Wednesday, December 24, 2014

The Ship of Brides by Jojo Moyes

On October 27, 1945 the HMS Victorious set off for the first of three trips to transport WWII servicemen and war brides. Jojo Moyes's own grandmother was one of those brides, traveling from Australia to England to be with her husband. According to the acknowledgements, her story and others inspired The Ship of Brides, which was originally released back in 2005 but has recently been reissued by Penguin.

The war has ended and out of the remaining war brides in Australia, Margaret, Avice, Jean, and Frances have each been chosen to travel to England aboard HMS Victory in a push to reunite them with their husbands. They aren't the first to travel to England and they aren't the last, but they're the lucky ones who won't have to wait any longer. The four couldn't be more different from one another and yet they find themselves bunkmates on the newly outfitted aircraft carrier. Margaret is massively pregnant; Jean, at sixteen, is among the youngest on board; Frances, a former nurse, is quite closemouthed about her past; and Avice is a society girl who'd hoped for roommates of a different class. But they each have one thing in common: they've left behind everything they know to start a new life. 

Decades later, one of these women gets the shock of a lifetime when she stumbles upon a reminder of that fateful journey.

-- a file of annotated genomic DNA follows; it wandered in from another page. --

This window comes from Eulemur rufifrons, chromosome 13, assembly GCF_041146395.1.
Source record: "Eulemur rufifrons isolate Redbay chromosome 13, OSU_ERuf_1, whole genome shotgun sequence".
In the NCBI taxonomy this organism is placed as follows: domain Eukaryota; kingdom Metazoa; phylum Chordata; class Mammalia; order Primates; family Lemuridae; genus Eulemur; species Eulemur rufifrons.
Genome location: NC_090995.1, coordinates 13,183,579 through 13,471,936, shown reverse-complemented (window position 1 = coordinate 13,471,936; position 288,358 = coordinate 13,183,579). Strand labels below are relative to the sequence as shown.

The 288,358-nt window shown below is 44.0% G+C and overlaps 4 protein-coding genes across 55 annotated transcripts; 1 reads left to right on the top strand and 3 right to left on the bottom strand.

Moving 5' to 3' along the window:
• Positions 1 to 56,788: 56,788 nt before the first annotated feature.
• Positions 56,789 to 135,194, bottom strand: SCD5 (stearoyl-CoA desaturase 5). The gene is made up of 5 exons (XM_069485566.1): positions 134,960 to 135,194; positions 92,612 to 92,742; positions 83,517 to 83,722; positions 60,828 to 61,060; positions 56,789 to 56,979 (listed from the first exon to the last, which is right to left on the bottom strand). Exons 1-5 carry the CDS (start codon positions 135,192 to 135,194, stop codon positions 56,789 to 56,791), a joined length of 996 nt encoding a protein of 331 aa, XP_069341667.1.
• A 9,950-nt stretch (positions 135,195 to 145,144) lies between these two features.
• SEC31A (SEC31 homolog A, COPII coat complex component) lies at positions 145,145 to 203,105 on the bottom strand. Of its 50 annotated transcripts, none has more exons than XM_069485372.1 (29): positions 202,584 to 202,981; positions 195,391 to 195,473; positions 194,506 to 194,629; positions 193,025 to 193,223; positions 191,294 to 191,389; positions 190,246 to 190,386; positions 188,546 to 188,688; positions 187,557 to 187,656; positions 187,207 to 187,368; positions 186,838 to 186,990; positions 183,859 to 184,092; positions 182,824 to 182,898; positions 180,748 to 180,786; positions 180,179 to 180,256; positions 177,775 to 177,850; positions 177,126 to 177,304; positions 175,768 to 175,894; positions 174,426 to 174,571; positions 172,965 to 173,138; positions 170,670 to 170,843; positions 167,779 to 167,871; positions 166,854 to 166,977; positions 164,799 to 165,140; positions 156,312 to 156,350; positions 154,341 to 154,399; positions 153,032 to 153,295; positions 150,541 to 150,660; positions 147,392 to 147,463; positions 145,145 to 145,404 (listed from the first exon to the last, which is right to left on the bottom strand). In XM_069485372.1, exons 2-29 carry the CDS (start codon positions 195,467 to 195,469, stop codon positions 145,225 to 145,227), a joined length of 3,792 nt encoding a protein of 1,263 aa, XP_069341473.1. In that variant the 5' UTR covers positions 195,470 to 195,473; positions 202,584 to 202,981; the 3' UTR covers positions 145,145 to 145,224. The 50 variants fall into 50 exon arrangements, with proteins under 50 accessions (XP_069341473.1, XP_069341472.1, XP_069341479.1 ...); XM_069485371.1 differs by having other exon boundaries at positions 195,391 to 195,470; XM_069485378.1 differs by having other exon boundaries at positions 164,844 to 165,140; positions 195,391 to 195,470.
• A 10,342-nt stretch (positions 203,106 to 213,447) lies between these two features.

I rather liked The Ship of Brides, and I really wasn't sure that I would at the start. Mainly because I'd looked forward to it for so long but never really felt I was in the right mood for it. But I forced myself to sit down with it one evening and soon found myself quite taken in by the story.

This one is very different from the other titles I've read by Moyes thus far. To be honest, that was appealing at this stage as both One Plus One and Silver Bay had a lot of common elements between them. And while there is some of that in The Ship of Brides, the premise and the WWII setting couldn't have been more different!

This was most definitely a piece of history that was fairly new to me. Not so much the war brides aspect but the fact that such a massive undertaking to deliver these women to their new homes had occurred. Moyes does a wonderful job blending in historical quotes from real men and women concerning the actual HMS Victorious mission, setting the scene mood of the novel quite nicely. Each of the characters came across as genuine in both emotion and setting, making it easy to imagine them as real people. Bringing the story forward to the present day was also a nice touch that added another layer of believability for me as the reader.

Ship of Brides may not be what you've come to expect from Moyes but it is a wonderful historical read, perfect for anyone who enjoys WWII fiction.

Rating: 4/5

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